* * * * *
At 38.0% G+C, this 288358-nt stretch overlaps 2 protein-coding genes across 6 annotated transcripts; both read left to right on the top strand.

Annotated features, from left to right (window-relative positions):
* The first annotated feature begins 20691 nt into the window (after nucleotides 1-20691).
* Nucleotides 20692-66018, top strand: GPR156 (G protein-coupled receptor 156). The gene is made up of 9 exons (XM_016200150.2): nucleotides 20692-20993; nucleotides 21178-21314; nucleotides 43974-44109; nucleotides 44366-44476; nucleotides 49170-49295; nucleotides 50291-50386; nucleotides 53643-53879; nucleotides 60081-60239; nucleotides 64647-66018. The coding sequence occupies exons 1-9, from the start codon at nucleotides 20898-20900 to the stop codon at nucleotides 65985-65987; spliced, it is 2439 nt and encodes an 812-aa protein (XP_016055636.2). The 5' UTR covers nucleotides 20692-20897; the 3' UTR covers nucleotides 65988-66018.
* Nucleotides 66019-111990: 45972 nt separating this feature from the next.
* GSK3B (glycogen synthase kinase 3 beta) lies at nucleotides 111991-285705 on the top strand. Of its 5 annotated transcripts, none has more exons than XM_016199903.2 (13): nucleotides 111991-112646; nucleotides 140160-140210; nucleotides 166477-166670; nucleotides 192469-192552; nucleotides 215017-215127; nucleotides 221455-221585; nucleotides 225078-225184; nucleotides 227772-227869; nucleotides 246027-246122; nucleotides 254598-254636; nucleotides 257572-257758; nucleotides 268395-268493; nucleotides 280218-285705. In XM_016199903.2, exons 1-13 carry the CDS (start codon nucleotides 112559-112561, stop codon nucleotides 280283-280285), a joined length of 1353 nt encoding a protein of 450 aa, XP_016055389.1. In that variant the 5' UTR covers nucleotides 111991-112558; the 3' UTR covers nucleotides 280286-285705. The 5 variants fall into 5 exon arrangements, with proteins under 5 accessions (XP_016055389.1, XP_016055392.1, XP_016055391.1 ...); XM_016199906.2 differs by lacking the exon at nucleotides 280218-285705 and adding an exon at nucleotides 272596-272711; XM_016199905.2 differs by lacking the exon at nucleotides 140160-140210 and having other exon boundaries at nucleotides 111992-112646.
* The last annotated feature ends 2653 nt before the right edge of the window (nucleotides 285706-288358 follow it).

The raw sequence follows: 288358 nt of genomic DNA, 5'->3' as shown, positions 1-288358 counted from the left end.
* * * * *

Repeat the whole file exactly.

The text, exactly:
At 38.0% G+C, this 288358-nt stretch overlaps 2 protein-coding genes across 6 annotated transcripts; both read left to right on the top strand.

Annotated features, from left to right (window-relative positions):
* The first annotated feature begins 20691 nt into the window (after nucleotides 1-20691).
* Nucleotides 20692-66018, top strand: GPR156 (G protein-coupled receptor 156). The gene is made up of 9 exons (XM_016200150.2): nucleotides 20692-20993; nucleotides 21178-21314; nucleotides 43974-44109; nucleotides 44366-44476; nucleotides 49170-49295; nucleotides 50291-50386; nucleotides 53643-53879; nucleotides 60081-60239; nucleotides 64647-66018. The coding sequence occupies exons 1-9, from the start codon at nucleotides 20898-20900 to the stop codon at nucleotides 65985-65987; spliced, it is 2439 nt and encodes an 812-aa protein (XP_016055636.2). The 5' UTR covers nucleotides 20692-20897; the 3' UTR covers nucleotides 65988-66018.
* Nucleotides 66019-111990: 45972 nt separating this feature from the next.
* GSK3B (glycogen synthase kinase 3 beta) lies at nucleotides 111991-285705 on the top strand. Of its 5 annotated transcripts, none has more exons than XM_016199903.2 (13): nucleotides 111991-112646; nucleotides 140160-140210; nucleotides 166477-166670; nucleotides 192469-192552; nucleotides 215017-215127; nucleotides 221455-221585; nucleotides 225078-225184; nucleotides 227772-227869; nucleotides 246027-246122; nucleotides 254598-254636; nucleotides 257572-257758; nucleotides 268395-268493; nucleotides 280218-285705. In XM_016199903.2, exons 1-13 carry the CDS (start codon nucleotides 112559-112561, stop codon nucleotides 280283-280285), a joined length of 1353 nt encoding a protein of 450 aa, XP_016055389.1. In that variant the 5' UTR covers nucleotides 111991-112558; the 3' UTR covers nucleotides 280286-285705. The 5 variants fall into 5 exon arrangements, with proteins under 5 accessions (XP_016055389.1, XP_016055392.1, XP_016055391.1 ...); XM_016199906.2 differs by lacking the exon at nucleotides 280218-285705 and adding an exon at nucleotides 272596-272711; XM_016199905.2 differs by lacking the exon at nucleotides 140160-140210 and having other exon boundaries at nucleotides 111992-112646.
* The last annotated feature ends 2653 nt before the right edge of the window (nucleotides 285706-288358 follow it).

The raw sequence follows: 288358 nt of genomic DNA, 5'->3' as shown, positions 1-288358 counted from the left end.